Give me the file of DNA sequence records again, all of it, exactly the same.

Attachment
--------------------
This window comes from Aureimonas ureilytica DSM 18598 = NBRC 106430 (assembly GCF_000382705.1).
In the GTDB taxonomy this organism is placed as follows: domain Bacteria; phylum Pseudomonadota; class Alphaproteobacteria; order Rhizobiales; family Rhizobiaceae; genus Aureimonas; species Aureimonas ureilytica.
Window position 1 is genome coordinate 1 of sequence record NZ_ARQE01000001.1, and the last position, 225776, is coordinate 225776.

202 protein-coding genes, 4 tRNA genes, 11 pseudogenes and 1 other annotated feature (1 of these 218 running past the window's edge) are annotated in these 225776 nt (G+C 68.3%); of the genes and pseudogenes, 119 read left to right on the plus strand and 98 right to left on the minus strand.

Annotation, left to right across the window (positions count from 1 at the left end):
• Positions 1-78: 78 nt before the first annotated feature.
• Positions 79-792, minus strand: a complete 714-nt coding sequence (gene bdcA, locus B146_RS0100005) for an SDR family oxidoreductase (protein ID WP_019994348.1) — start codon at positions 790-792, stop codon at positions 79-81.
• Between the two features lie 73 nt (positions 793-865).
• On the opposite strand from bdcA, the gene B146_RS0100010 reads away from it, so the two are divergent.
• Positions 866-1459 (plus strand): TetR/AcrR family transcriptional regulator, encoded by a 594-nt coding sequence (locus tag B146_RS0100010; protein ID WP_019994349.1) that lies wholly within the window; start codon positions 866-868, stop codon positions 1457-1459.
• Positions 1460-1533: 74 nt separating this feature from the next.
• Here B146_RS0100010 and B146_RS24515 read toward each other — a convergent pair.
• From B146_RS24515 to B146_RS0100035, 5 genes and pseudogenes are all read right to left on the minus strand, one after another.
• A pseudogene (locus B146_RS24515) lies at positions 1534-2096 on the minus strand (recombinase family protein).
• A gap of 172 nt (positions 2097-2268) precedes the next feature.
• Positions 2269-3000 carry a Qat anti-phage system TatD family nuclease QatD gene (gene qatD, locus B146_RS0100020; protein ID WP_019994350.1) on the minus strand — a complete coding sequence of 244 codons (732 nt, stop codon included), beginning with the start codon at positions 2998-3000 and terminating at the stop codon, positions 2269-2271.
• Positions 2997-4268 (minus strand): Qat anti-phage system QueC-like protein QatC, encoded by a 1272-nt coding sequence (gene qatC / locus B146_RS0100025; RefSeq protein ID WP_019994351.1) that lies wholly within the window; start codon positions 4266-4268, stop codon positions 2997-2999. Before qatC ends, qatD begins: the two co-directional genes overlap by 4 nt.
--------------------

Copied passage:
This window comes from Aureimonas ureilytica DSM 18598 = NBRC 106430 (assembly GCF_000382705.1).
In the GTDB taxonomy this organism is placed as follows: domain Bacteria; phylum Pseudomonadota; class Alphaproteobacteria; order Rhizobiales; family Rhizobiaceae; genus Aureimonas; species Aureimonas ureilytica.
Window position 1 is genome coordinate 1 of sequence record NZ_ARQE01000001.1, and the last position, 225776, is coordinate 225776.

202 protein-coding genes, 4 tRNA genes, 11 pseudogenes and 1 other annotated feature (1 of these 218 running past the window's edge) are annotated in these 225776 nt (G+C 68.3%); of the genes and pseudogenes, 119 read left to right on the plus strand and 98 right to left on the minus strand.

Annotation, left to right across the window (positions count from 1 at the left end):
• Positions 1-78: 78 nt before the first annotated feature.
• Positions 79-792, minus strand: a complete 714-nt coding sequence (gene bdcA, locus B146_RS0100005) for an SDR family oxidoreductase (protein ID WP_019994348.1) — start codon at positions 790-792, stop codon at positions 79-81.
• Between the two features lie 73 nt (positions 793-865).
• On the opposite strand from bdcA, the gene B146_RS0100010 reads away from it, so the two are divergent.
• Positions 866-1459 (plus strand): TetR/AcrR family transcriptional regulator, encoded by a 594-nt coding sequence (locus tag B146_RS0100010; protein ID WP_019994349.1) that lies wholly within the window; start codon positions 866-868, stop codon positions 1457-1459.
• Positions 1460-1533: 74 nt separating this feature from the next.
• Here B146_RS0100010 and B146_RS24515 read toward each other — a convergent pair.
• From B146_RS24515 to B146_RS0100035, 5 genes and pseudogenes are all read right to left on the minus strand, one after another.
• A pseudogene (locus B146_RS24515) lies at positions 1534-2096 on the minus strand (recombinase family protein).
• A gap of 172 nt (positions 2097-2268) precedes the next feature.
• Positions 2269-3000 carry a Qat anti-phage system TatD family nuclease QatD gene (gene qatD, locus B146_RS0100020; protein ID WP_019994350.1) on the minus strand — a complete coding sequence of 244 codons (732 nt, stop codon included), beginning with the start codon at positions 2998-3000 and terminating at the stop codon, positions 2269-2271.
• Positions 2997-4268 (minus strand): Qat anti-phage system QueC-like protein QatC, encoded by a 1272-nt coding sequence (gene qatC / locus B146_RS0100025; RefSeq protein ID WP_019994351.1) that lies wholly within the window; start codon positions 4266-4268, stop codon positions 2997-2999. Before qatC ends, qatD begins: the two co-directional genes overlap by 4 nt.